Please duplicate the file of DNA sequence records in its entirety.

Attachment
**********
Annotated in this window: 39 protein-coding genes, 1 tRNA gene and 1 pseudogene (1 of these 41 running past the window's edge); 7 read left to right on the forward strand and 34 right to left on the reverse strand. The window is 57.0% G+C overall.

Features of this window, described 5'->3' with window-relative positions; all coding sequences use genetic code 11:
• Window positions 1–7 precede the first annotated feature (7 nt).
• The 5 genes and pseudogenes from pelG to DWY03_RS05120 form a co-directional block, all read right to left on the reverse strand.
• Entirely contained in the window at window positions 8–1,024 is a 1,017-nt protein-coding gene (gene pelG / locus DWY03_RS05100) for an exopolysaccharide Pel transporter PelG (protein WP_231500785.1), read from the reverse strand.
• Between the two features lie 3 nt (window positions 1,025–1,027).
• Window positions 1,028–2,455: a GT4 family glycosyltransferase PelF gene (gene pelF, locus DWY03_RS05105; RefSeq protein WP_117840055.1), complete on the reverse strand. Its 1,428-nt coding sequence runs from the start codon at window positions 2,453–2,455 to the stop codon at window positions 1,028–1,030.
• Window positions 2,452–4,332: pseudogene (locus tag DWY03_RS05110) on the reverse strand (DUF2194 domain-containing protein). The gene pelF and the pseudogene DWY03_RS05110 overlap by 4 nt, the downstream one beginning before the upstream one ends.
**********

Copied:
Annotated in this window: 39 protein-coding genes, 1 tRNA gene and 1 pseudogene (1 of these 41 running past the window's edge); 7 read left to right on the forward strand and 34 right to left on the reverse strand. The window is 57.0% G+C overall.

Features of this window, described 5'->3' with window-relative positions; all coding sequences use genetic code 11:
• Window positions 1–7 precede the first annotated feature (7 nt).
• The 5 genes and pseudogenes from pelG to DWY03_RS05120 form a co-directional block, all read right to left on the reverse strand.
• Entirely contained in the window at window positions 8–1,024 is a 1,017-nt protein-coding gene (gene pelG / locus DWY03_RS05100) for an exopolysaccharide Pel transporter PelG (protein WP_231500785.1), read from the reverse strand.
• Between the two features lie 3 nt (window positions 1,025–1,027).
• Window positions 1,028–2,455: a GT4 family glycosyltransferase PelF gene (gene pelF, locus DWY03_RS05105; RefSeq protein WP_117840055.1), complete on the reverse strand. Its 1,428-nt coding sequence runs from the start codon at window positions 2,453–2,455 to the stop codon at window positions 1,028–1,030.
• Window positions 2,452–4,332: pseudogene (locus tag DWY03_RS05110) on the reverse strand (DUF2194 domain-containing protein). The gene pelF and the pseudogene DWY03_RS05110 overlap by 4 nt, the downstream one beginning before the upstream one ends.